While Gordon makes an overwhelming case that regime change is not worth doing because of its long-term deleterious consequences, he does not rule out the option entirely. He allows that there might be occasions when a government is sufficiently dangerous or atrocious in its treatment of its own people that regime change is worth considering, but he qualifies this immediately by saying “such cases will be rare to non-existent.” That being the case, it isn’t clear why Gordon feels the need to leave the door to regime change open even a little bit. Just as there are certain tactics that the U.S. refuses to employ because they are inherently illegitimate and wrong, we should be able to rule out regime change for good.
Rejecting Regime Change For Good
Lucrative MEK Fake Accounts Interfering In American Politics
Paul Brian and Arthur Bloom, The American Conservative, (First Published September 03 2020) :… “Amir Basiri and Heshmat Alavi are two fake accounts,” Hassan Heyrani, an MEK defector told TAC. “At Camp Liberty, near the BIAP airport in Iraq, I was in the political unit of the organization with some of the persons who grew up in America and Canada. We worked as a team to write the articles analyzing the Iranian regime. The MEK put them in The Washington Post and all the newspapers in Western countries.” Lucrative MEK Fake Accounts Interfering In American Politics
Lucrative MEK Fake Accounts Interfering In American Politics
Another Opinion Columnist Pushing War With Iran Who Doesn’t Actually Exist
The MEK’s disinformation primarily targeted right-of-center outlets receptive to a hawkish line against Iran
There is at least one more foreign policy opinion writer from the Mujahideen-eKhalq (MEK) whose existence is dubious, based on a study by a social media analyst and statements from a defector from the group. Amir Basiri, who contributed to Forbes 9 times, the Washington Examiner 52 times, OpenDemocracy, Algemeiner, and The Hill once also appears to be a fabrication.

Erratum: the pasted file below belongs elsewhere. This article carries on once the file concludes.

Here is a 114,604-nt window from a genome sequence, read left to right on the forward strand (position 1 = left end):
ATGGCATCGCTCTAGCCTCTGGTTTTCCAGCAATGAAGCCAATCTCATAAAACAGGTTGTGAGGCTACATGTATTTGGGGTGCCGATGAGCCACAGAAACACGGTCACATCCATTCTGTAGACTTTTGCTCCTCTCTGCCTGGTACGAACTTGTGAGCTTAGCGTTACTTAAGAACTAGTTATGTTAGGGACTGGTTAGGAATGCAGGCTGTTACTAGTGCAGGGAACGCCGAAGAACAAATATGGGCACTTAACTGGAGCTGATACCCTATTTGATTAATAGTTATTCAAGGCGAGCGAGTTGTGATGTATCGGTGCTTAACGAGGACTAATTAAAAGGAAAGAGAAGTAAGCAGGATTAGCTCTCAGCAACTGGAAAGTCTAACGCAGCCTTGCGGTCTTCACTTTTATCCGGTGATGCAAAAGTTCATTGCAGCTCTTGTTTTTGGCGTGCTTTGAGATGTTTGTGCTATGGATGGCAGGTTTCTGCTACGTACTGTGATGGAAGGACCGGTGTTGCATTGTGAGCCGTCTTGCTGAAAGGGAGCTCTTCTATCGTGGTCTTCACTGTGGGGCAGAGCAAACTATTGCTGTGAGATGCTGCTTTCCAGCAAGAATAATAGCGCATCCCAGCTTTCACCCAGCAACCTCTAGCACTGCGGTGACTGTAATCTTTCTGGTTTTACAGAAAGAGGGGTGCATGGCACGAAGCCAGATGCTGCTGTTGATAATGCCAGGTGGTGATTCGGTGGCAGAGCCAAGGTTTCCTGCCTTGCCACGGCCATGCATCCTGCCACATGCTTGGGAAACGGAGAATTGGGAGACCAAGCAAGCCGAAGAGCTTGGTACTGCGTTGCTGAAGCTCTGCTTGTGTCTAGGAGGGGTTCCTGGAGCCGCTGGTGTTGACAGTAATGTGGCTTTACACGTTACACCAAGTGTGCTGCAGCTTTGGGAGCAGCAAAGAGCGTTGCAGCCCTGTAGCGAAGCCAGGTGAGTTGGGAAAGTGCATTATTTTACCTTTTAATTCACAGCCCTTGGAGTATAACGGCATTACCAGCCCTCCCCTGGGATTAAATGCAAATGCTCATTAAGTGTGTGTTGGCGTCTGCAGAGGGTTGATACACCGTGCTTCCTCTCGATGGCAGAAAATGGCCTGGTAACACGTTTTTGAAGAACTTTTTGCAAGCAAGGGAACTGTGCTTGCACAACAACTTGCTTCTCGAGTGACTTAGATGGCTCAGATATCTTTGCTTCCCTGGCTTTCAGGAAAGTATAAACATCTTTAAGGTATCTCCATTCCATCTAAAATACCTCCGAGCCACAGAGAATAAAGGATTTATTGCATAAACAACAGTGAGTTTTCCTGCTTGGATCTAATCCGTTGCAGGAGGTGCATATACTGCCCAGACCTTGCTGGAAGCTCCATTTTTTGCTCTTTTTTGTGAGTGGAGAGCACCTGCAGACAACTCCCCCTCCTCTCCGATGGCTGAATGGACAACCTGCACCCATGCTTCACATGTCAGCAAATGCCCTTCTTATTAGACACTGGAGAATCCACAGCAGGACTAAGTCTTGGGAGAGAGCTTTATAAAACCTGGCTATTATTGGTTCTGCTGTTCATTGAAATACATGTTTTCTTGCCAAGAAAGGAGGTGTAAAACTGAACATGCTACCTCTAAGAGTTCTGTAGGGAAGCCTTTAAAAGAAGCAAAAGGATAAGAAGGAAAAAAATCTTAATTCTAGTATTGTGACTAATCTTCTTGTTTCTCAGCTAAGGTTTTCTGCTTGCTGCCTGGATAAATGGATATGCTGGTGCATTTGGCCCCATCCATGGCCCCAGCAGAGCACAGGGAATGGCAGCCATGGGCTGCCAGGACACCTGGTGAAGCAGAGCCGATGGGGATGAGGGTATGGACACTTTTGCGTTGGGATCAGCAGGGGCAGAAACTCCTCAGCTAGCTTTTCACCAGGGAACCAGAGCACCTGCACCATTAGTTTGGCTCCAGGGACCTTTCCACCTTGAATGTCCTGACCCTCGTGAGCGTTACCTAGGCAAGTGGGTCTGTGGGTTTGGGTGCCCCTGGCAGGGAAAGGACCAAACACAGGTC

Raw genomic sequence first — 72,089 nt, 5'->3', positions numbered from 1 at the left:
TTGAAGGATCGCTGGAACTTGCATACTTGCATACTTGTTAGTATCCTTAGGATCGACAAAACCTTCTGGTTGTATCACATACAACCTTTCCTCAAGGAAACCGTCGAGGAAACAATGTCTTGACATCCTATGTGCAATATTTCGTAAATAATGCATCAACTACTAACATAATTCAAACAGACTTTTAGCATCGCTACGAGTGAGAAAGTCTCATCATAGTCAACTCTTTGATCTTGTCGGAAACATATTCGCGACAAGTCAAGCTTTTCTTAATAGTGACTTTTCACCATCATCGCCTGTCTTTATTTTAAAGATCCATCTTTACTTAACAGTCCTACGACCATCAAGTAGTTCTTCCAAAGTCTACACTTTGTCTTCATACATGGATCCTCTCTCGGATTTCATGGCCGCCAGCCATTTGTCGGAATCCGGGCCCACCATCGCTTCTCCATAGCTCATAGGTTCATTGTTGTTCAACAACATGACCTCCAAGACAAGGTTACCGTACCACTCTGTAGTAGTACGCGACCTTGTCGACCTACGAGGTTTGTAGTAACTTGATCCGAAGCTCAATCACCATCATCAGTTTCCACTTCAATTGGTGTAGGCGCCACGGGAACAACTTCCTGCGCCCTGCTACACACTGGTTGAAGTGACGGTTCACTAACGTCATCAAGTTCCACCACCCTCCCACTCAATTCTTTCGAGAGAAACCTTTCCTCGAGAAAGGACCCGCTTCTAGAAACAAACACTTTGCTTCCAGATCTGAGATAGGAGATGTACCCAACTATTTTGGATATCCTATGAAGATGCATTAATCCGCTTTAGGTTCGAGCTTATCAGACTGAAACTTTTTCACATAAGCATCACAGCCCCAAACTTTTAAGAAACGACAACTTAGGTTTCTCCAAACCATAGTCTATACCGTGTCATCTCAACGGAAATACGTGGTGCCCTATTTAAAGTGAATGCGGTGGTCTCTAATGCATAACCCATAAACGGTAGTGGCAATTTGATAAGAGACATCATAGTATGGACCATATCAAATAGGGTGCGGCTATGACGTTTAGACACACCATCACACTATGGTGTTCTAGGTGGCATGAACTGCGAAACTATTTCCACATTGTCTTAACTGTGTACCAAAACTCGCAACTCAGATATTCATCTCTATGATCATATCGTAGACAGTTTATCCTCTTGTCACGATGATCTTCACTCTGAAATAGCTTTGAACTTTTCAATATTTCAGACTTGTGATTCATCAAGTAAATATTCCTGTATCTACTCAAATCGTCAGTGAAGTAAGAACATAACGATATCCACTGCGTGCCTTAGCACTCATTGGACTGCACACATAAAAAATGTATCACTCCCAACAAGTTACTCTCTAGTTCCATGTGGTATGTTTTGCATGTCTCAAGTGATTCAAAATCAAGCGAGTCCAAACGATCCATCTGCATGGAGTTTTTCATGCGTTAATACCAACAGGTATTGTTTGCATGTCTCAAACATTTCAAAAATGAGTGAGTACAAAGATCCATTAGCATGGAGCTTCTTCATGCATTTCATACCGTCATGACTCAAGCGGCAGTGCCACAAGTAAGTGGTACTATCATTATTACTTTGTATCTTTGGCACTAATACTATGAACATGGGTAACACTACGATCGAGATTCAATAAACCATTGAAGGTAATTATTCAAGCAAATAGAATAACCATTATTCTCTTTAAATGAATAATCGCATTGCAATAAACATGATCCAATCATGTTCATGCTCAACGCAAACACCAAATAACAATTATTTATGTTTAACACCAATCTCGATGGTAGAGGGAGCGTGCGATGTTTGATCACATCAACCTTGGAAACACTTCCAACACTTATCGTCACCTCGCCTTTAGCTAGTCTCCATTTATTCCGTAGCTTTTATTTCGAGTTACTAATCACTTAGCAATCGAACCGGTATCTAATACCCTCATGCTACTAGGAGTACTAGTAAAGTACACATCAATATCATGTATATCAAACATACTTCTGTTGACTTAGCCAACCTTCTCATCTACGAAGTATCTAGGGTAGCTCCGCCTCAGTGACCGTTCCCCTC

The MEK is an Iranian exile group for which John Bolton, Rudy Giuliani, and other foreign policy luminaries have given paid speeches. Dems like Joe Lieberman and Howard Dean have also spoken on their behalf. But the group has American blood on its hands, has been accused of practicing forced sterilization, and their belief system has been described as a mixture of Marxism and Islamism. Its supporters claim they, and their front group the National Council of Resistance of Iran, are a sort of government-in-exile, despite nearly nonexistent support for the group within Iran. They also have waged a substantial disinformation campaign in the Western press, in particular targeting conservative media.
“Amir Basiri and Heshmat Alavi are two fake accounts,” Hassan Heyrani, an MEK defector told TAC. “At Camp Liberty, near the BIAP airport in Iraq, I was in the political unit of the organization with some of the persons who grew up in America and Canada. We worked as a team to write the articles analyzing the Iranian regime. The MEK put them in The Washington Post and all the newspapers in Western countries.”
Basiri’s op-eds focus on the need for regime change in Iran which he claimed is “within reach.” The thrust of Basiri’s writing – last placed at the Examiner in October of 2018 – is to encourage American readers to take an interest and sympathize with the plight of Iranian protesters and dissidents. Basiri consistently argued against the Iran nuclear deal, downplayed terrorism against Iran, called for tougher sanctions as a method of regime change and highlighted the necessity of Trump working with the Iranian opposition.
“We are currently looking into the matter, so I won’t comment on this specific byline,” Philip Klein, Executive Editor and Commentary Editor of the Washington Examiner told TAC. “But I will say that we have recently instituted more rigorous vetting of outside contributors, including but not limited to asking for photo identification if necessary. We are especially on guard when it comes to unsolicited foreign policy commentary.”
A request for comment from OpenDemocracy, a site greatly concerned about disinformation campaigns, has not been returned as of press time. Basiri’s articles on Forbes are no longer online.
The list of MEK disinformation tactics also includes fake online since-deleted sites such as PersiaNow and ArabEye and questionable sites such as Iran Focus whose domain was formerly registered under the name of an NCRI spokesperson and is now anonymously held.